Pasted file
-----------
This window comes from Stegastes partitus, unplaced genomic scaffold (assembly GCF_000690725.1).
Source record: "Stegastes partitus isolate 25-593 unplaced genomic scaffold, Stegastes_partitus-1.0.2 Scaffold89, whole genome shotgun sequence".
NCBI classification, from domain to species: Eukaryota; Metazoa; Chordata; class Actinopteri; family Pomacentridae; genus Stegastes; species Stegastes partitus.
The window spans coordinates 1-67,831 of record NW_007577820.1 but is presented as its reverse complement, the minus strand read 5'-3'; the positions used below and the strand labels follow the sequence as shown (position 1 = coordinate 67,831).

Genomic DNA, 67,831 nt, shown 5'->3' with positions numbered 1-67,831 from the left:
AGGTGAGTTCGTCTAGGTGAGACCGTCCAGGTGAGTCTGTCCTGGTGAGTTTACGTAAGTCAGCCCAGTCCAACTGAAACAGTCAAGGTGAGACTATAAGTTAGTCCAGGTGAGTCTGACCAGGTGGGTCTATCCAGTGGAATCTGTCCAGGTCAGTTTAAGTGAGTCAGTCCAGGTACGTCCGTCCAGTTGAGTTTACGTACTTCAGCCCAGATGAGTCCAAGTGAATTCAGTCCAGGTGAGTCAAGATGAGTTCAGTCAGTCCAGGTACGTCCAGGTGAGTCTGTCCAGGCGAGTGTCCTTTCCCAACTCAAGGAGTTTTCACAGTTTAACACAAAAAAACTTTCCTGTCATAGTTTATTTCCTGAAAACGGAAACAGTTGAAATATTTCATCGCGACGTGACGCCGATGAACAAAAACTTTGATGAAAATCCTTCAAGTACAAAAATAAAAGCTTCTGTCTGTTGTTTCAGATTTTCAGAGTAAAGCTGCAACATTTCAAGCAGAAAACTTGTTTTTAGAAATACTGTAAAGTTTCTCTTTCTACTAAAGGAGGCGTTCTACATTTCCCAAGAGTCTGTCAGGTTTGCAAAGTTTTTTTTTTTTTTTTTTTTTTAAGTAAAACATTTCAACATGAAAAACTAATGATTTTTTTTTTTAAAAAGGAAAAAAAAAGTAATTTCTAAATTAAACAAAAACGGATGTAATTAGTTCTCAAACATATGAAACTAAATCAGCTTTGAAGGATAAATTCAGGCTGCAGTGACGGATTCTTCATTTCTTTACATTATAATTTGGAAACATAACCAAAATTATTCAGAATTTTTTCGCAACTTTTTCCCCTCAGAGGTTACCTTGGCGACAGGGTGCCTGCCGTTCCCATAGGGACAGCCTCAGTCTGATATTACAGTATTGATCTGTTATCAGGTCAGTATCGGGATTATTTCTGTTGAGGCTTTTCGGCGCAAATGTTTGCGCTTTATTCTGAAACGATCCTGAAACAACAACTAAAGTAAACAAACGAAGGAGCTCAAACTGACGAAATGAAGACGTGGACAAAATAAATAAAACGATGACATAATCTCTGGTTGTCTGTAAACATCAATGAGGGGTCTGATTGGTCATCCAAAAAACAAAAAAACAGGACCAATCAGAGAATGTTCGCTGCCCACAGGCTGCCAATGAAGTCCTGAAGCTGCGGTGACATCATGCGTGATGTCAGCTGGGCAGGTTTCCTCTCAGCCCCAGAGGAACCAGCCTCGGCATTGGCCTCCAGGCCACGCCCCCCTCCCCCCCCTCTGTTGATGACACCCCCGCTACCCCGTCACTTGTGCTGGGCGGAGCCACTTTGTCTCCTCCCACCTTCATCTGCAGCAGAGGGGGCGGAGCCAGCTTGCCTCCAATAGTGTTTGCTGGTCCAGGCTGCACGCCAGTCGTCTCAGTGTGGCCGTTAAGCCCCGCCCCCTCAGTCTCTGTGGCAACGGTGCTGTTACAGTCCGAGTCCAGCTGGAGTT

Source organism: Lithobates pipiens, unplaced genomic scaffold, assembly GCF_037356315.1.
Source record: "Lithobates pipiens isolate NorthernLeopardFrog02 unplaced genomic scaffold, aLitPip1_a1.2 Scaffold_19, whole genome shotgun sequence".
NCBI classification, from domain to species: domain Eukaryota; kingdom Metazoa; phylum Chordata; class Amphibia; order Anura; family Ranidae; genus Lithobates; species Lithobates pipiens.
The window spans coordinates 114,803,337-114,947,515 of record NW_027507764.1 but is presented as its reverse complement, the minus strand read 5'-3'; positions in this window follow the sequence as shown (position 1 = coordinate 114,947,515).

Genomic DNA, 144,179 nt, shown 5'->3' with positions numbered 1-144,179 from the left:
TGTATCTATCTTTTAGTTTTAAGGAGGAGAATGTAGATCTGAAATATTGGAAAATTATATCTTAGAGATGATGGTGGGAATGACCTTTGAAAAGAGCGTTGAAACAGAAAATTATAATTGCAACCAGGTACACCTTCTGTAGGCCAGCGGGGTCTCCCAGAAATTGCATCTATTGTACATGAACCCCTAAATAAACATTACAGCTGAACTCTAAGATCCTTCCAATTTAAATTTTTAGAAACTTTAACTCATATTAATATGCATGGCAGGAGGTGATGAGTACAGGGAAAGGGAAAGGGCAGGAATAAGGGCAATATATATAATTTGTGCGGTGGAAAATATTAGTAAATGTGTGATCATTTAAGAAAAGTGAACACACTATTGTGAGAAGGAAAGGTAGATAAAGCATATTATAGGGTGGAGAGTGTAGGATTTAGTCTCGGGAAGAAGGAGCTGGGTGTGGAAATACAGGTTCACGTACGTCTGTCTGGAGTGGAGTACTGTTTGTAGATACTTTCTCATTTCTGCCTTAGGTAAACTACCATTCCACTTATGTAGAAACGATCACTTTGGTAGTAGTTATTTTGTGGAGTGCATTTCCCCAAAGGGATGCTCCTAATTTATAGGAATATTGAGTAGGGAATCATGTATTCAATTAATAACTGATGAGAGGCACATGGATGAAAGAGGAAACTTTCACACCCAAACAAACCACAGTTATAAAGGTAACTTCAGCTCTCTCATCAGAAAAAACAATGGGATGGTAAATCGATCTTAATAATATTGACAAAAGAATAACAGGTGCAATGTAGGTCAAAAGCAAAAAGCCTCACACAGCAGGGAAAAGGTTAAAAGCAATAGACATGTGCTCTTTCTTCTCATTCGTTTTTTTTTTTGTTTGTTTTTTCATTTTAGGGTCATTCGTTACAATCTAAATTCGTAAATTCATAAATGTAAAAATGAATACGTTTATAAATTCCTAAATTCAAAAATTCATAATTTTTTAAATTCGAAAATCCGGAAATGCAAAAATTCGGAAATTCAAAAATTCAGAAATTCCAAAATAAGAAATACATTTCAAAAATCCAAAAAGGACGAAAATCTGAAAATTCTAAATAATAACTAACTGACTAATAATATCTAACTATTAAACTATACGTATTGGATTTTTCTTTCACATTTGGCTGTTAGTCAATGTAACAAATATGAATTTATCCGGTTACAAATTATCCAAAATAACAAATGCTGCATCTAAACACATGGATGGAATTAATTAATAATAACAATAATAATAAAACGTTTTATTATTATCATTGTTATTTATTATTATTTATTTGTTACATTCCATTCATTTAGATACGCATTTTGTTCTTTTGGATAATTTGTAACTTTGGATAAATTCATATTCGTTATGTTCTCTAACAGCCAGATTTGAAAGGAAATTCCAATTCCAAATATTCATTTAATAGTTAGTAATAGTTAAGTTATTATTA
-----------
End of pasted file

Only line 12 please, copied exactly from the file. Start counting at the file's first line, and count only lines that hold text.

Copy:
TGTATCTATCTTTTAGTTTTAAGGAGGAGAATGTAGATCTGAAATATTGGAAAATTATATCTTAGAGATGATGGTGGGAATGACCTTTGAAAAGAGCGTTGAAACAGAAAATTATAATTGCAACCAGGTACACCTTCTGTAGGCCAGCGGGGTCTCCCAGAAATTGCATCTATTGTACATGAACCCCTAAATAAACATTACAGCTGAACTCTAAGATCCTTCCAATTTAAATTTTTAGAAACTTTAACTCATATTAATATGCATGGCAGGAGGTGATGAGTACAGGGAAAGGGAAAGGGCAGGAATAAGGGCAATATATATAATTTGTGCGGTGGAAAATATTAGTAAATGTGTGATCATTTAAGAAAAGTGAACACACTATTGTGAGAAGGAAAGGTAGATAAAGCATATTATAGGGTGGAGAGTGTAGGATTTAGTCTCGGGAAGAAGGAGCTGGGTGTGGAAATACAGGTTCACGTACGTCTGTCTGGAGTGGAGTACTGTTTGTAGATACTTTCTCATTTCTGCCTTAGGTAAACTACCATTCCACTTATGTAGAAACGATCACTTTGGTAGTAGTTATTTTGTGGAGTGCATTTCCCCAAAGGGATGCTCCTAATTTATAGGAATATTGAGTAGGGAATCATGTATTCAATTAATAACTGATGAGAGGCACATGGATGAAAGAGGAAACTTTCACACCCAAACAAACCACAGTTATAAAGGTAACTTCAGCTCTCTCATCAGAAAAAACAATGGGATGGTAAATCGATCTTAATAATATTGACAAAAGAATAACAGGTGCAATGTAGGTCAAAAGCAAAAAGCCTCACACAGCAGGGAAAAGGTTAAAAGCAATAGACATGTGCTCTTTCTTCTCATTCGTTTTTTTTTTTGTTTGTTTTTTCATTTTAGGGTCATTCGTTACAATCTAAATTCGTAAATTCATAAATGTAAAAATGAATACGTTTATAAATTCCTAAATTCAAAAATTCATAATTTTTTAAATTCGAAAATCCGGAAATGCAAAAATTCGGAAATTCAAAAATTCAGAAATTCCAAAATAAGAAATACATTTCAAAAATCCAAAAAGGACGAAAATCTGAAAATTCTAAATAATAACTAACTGACTAATAATATCTAACTATTAAACTATACGTATTGGATTTTTCTTTCACATTTGGCTGTTAGTCAATGTAACAAATATGAATTTATCCGGTTACAAATTATCCAAAATAACAAATGCTGCATCTAAACACATGGATGGAATTAATTAATAATAACAATAATAATAAAACGTTTTATTATTATCATTGTTATTTATTATTATTTATTTGTTACATTCCATTCATTTAGATACGCATTTTGTTCTTTTGGATAATTTGTAACTTTGGATAAATTCATATTCGTTATGTTCTCTAACAGCCAGATTTGAAAGGAAATTCCAATTCCAAATATTCATTTAATAGTTAGTAATAGTTAAGTTATTATTA